In announcing the Chicago Public Library's new commissioner, Mayor Rahm Emanuel downplayed the issue of branch hours and focused on adapting the system in a time of changing media.
"Libraries are not just about bricks and mortar, they're not just about books and information," Emanuel said, announcing Brian Bannon, former CIO at the San Francisco Public Library, as Chicago's new library chief.
Bannon replaces Mary Dempsey, who resigned Tuesday amidst controversy over staff cuts and reduction in library branch hours after 18 years and 44 new libraries created.
Emanuel lauded Dempsey's tenure, crediting her with putting Chicago's libraries at the forefront of the country's library system. Still, the mayor said, it's time to move on.
"We are at the point though to write a new chapter," he said, noting libraries must adapt as newspapers move to iPhones and Amazon becomes the local bookstore for many.
Chicago libraries will remain open six days a week in neighborhoods and seven days a week at main branches, Emanuel stressed. But he said the debate isn't about hours as much as what libraries will look like in these changing times.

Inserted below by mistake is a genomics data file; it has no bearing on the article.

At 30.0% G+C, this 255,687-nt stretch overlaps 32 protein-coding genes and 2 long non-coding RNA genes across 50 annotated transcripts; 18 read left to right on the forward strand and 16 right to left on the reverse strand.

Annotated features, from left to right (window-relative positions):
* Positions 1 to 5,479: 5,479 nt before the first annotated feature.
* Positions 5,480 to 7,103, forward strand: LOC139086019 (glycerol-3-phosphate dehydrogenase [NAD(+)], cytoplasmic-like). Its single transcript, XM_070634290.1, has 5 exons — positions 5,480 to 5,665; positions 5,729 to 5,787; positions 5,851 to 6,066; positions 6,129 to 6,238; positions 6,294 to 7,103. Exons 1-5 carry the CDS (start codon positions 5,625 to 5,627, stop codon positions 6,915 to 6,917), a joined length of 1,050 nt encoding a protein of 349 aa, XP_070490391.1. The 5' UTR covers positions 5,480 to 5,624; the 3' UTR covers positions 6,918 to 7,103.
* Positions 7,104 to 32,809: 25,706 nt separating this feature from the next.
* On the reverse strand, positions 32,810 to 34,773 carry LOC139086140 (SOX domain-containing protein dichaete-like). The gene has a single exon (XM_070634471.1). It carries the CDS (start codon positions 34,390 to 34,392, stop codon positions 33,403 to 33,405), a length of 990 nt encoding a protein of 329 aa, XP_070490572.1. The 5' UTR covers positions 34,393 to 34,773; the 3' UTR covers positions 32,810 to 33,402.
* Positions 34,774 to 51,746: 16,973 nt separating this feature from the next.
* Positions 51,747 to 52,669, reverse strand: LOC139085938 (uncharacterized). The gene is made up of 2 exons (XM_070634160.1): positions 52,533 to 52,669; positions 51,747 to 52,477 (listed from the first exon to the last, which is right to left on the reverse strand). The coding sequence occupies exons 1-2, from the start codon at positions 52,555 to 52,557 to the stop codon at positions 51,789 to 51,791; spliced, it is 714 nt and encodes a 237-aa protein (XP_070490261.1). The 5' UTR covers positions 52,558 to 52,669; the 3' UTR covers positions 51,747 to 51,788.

"We need to define that next mission, write that next chapter and adapt to the changes in the world around them," he said.
Bannon, who also worked with Seattle libraries and with the Bill & Melinda Gates Foundation, will focus on expanding the system, especially during the summer months when kids are out of school.
Since Dempsey took the position in 1994, 44 new libraries have been built and several others have been renovated. She said Wednesday it was her decision to leave as commissioner.
"I plan to spend more time with my husband," she told reporters, "spend more time running our foundation and also spending more time with my work with the DePaul board of trustees."
"I'm grateful to my husband for patience in last 18 years," she said.